Just for the sake of self-dependency,we are going to, for a moment , side-step the health issue in this post. We are choosing to be on a tight budget right now, given the present economical conditions., so making do is "in".I had run out of bread at breakfast time ( I know .... should'a baked over the week-end, butI was involved in other things) and I decided that for lunch I would make chicken-rice soup, home-made of course, and biscuits; forgetting that I had also run out of Crisco last week. Then I remembered I had a small bucket of lard that I had bought as an ingredient in seed cakes for the birds.
Okay, so using lard once in a while isn't going to kill us. I made my biscuits, and they were wonderful. No.... no pictures. They were gone too fast. But it brought back the memory of learning to render lard (as in, make your own...)
The lard I made at the time was made from the hardest white fat of a hog. You need to cut it into small chunks , or if you have a meat grinder you can grind it up. Put it in an old kettle, to which you add water enough to cover the fat, and put it on to boil, stirring once in a while. This takes a few hours, depending on the size of the pieces and the amount you are working with. It needs to boil slowly until all fat is melted. Then put a cheese-cloth over another pot and strain the liquid through it. Place it somewhere cold , as out in your back porch in winter until it hardens. The fat will come to the top and the water and sediment will be on the bottom. You can pick off the resulting solid "lard" and store in a tightly covered container in a cool place.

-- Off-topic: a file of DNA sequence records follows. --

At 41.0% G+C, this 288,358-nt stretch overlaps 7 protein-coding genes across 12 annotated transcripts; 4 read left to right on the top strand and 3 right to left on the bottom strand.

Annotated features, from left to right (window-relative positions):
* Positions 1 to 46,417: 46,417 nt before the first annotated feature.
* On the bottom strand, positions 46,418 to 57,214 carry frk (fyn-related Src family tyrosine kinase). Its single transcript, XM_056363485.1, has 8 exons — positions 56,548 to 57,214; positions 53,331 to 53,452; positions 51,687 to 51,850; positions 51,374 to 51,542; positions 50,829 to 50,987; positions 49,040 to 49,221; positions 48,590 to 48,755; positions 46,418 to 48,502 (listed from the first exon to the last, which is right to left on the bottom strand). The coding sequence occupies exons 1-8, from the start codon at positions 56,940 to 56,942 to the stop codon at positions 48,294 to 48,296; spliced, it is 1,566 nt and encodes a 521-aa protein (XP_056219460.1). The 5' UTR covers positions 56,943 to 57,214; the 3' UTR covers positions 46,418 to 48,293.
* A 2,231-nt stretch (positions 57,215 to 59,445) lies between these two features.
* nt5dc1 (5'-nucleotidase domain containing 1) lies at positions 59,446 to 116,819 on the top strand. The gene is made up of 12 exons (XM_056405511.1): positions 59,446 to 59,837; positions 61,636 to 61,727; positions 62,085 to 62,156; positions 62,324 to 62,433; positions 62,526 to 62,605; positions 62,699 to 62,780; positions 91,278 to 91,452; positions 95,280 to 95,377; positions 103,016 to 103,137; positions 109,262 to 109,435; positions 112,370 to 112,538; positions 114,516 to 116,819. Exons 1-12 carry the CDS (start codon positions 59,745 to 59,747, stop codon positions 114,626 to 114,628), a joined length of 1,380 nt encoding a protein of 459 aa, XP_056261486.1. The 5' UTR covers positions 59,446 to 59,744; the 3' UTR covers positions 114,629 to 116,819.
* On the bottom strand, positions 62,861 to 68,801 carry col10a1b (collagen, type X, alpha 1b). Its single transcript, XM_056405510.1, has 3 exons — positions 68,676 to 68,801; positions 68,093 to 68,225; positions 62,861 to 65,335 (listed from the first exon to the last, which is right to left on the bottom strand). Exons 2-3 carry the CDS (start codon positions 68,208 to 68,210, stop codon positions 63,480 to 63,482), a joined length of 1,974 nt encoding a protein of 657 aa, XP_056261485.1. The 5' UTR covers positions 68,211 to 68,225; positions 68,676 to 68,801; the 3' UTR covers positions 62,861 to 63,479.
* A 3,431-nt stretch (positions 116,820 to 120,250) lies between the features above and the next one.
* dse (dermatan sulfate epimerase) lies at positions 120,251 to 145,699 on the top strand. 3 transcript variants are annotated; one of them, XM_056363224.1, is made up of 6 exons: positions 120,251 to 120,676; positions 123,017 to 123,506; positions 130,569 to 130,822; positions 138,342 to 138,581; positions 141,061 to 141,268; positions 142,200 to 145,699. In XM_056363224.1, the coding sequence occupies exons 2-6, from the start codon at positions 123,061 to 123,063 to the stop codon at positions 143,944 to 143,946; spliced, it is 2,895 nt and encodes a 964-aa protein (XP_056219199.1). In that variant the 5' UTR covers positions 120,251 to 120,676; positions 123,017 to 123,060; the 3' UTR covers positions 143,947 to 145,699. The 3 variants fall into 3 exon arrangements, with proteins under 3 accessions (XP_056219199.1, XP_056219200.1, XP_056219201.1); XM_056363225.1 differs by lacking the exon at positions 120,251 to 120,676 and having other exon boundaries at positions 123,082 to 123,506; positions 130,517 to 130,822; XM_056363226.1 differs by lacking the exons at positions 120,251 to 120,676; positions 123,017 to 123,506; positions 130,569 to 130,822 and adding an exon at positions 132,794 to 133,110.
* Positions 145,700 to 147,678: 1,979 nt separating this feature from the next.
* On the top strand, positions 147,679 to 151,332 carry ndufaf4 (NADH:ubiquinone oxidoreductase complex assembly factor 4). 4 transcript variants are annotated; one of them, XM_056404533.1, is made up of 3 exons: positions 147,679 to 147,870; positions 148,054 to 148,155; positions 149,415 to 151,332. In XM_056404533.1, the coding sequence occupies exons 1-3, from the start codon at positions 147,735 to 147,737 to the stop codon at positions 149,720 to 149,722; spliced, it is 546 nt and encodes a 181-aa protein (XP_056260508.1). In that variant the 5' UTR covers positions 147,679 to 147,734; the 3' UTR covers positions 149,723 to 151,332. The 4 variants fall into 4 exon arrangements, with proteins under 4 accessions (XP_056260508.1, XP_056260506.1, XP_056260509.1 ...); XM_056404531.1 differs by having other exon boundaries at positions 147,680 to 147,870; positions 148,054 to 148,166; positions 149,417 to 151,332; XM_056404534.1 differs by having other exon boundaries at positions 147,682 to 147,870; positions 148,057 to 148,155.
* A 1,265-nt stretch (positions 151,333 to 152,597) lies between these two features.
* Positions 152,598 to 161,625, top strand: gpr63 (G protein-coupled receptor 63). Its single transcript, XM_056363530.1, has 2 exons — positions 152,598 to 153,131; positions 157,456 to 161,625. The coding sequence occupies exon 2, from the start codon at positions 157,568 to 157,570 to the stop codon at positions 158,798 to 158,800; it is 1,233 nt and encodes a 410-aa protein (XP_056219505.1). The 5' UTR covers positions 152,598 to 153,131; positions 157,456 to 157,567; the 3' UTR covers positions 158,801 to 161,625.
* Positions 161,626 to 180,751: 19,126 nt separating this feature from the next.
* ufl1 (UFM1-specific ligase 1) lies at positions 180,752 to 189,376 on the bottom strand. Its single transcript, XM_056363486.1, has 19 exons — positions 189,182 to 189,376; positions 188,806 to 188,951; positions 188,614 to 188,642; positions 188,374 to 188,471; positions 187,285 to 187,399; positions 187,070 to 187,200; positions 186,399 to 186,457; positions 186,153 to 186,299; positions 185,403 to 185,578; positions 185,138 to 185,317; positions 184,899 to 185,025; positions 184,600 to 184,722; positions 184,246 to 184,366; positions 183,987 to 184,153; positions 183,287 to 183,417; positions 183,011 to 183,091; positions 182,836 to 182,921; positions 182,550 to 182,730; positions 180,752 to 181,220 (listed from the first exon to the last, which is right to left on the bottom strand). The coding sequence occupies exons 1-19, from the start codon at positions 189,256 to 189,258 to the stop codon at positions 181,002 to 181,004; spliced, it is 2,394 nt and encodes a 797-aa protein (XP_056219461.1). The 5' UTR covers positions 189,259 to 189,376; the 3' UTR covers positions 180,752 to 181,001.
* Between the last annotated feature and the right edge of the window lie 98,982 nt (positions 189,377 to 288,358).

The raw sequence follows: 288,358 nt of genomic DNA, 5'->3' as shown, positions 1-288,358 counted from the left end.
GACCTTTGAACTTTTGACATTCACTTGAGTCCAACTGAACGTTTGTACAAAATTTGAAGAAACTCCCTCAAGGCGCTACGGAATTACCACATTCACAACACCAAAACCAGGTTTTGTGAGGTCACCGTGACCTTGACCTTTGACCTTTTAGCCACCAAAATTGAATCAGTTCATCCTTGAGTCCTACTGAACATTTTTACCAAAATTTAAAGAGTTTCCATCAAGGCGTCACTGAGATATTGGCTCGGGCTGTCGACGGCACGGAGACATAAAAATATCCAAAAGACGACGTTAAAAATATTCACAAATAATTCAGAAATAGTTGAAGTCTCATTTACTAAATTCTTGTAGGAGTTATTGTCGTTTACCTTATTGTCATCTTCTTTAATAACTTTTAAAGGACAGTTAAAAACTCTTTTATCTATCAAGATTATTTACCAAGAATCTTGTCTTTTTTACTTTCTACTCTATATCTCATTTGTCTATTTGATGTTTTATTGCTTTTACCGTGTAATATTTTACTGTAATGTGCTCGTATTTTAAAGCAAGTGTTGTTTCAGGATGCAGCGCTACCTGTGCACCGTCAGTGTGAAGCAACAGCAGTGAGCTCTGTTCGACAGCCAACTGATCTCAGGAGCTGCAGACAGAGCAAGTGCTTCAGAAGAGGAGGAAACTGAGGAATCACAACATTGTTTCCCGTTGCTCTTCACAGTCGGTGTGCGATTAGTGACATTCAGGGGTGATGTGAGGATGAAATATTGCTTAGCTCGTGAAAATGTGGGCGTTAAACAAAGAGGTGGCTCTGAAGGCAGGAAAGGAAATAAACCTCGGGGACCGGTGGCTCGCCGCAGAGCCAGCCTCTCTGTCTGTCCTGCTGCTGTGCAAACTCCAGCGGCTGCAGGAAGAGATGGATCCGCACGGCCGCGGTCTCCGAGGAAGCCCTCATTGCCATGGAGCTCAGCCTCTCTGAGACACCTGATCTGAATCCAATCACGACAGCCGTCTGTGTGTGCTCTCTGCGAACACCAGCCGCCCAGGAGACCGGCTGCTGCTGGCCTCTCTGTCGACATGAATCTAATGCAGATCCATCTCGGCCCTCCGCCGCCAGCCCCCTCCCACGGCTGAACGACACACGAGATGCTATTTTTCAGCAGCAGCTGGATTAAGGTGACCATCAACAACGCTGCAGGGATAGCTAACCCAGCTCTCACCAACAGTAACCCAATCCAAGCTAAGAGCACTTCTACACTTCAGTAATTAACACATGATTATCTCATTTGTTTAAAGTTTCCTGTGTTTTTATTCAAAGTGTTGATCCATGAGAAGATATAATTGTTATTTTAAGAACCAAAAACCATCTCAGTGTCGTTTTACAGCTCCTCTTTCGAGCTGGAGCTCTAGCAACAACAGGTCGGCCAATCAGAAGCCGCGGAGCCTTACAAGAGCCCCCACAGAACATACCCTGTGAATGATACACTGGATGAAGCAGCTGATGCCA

Many good cooks and especially the Amish, still use lard today for flakey pie crusts and tender cookies, and ever so tender biscuits.